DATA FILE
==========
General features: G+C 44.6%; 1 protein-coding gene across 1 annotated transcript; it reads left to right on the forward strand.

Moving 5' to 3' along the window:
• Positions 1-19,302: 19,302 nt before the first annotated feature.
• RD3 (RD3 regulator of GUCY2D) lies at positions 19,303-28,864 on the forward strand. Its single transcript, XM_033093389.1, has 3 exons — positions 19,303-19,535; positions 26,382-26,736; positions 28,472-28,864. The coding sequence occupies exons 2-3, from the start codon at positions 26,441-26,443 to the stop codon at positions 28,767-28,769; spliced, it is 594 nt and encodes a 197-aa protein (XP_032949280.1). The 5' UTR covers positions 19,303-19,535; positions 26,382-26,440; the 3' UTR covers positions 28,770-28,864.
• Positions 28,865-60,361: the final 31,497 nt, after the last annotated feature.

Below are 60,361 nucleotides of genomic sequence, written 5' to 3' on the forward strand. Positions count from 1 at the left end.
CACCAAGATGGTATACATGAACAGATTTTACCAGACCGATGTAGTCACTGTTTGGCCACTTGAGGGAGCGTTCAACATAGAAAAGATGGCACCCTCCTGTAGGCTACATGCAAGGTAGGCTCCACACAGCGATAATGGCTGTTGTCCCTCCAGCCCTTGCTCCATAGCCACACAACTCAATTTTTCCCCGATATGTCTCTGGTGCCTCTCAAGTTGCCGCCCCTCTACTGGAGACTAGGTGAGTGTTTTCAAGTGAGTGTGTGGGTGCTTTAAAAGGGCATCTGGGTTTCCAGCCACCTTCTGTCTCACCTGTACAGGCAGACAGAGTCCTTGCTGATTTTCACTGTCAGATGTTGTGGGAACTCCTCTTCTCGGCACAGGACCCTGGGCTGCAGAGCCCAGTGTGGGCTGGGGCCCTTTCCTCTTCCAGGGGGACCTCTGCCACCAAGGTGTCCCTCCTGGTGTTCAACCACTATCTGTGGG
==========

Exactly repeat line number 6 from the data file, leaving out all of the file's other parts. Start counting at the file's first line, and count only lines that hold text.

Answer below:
Below are 60,361 nucleotides of genomic sequence, written 5' to 3' on the forward strand. Positions count from 1 at the left end.